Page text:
Book Review: 'Waders'

Cover art for 'Waders' features a moody green illustration of a man walking through underwater seaweed

In the opening section of Waders, poet Andrew Motion places characters and perhaps life itself in an endgame. A "seriously ancient" David Attenborough narrates a scene where a poor pangolin is stripped of its scales by poachers, all to remind us just "how deeply in the soup we are." In another poem, a boat heads out to sea and returns with a blue crab bounty, but one wonders how many catches remain. With magnificent detail and efficiency, these early poems—often quite literally—give the reader a view from a misty shore where nature's beauty and fragility play out like sandcastles eroded by the tide.

Motion, a professor in the Writing Seminars, is the author of 13 books of poetry. Waders, his first published collection since 2018,¬†comprises 15 poems that he¬†has written since moving from the U.K.—where he was British poet laureate—to the United States in 2015. The poems here take shape in a wide variety of forms, with some reading as microfiction, some as free verse, and one a powerful four-line image that hangs with you well after the words end. The book's title comes from a poem first published in The New Yorker in 2017. "Waders" in fact leads off the second part of the collection, which deals largely with loss, home, and family, with the poet often retracing steps in his childhood and facing the ghosts of memories. Motion's poetry has often been described as narrative and personal, a style on full display here.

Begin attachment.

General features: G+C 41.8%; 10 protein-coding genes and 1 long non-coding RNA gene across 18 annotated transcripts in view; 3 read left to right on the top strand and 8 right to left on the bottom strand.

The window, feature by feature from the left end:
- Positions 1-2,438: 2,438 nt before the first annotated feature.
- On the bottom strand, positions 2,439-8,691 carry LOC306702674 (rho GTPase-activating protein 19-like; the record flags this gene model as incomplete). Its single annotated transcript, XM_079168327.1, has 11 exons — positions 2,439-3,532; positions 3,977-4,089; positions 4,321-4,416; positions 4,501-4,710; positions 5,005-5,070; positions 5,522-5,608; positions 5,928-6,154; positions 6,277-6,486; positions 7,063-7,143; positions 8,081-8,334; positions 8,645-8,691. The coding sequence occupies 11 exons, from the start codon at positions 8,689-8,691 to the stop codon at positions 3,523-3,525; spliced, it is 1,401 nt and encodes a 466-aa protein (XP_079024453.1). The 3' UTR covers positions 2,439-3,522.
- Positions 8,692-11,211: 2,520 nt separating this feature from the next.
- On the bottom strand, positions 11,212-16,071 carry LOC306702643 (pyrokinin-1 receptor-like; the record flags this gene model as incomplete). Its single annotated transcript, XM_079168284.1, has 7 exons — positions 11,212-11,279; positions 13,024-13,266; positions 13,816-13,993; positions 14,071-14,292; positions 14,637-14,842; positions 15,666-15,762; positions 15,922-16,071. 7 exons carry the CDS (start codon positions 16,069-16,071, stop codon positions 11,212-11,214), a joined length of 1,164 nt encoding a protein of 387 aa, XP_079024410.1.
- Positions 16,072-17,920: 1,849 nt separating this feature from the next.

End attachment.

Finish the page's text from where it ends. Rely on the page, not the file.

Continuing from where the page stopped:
The epic final poem, "Essex Clay," reads like a movie script, an encounter with a lost love 40 years in the making and a tragedy in the intervening years. While time might feel like it's running out, time's also indeterminate, as he points out in "Hardly a Day," "so this might be late or early," he writes. It all depends on what we choose to do next.

Posted in Arts+Culture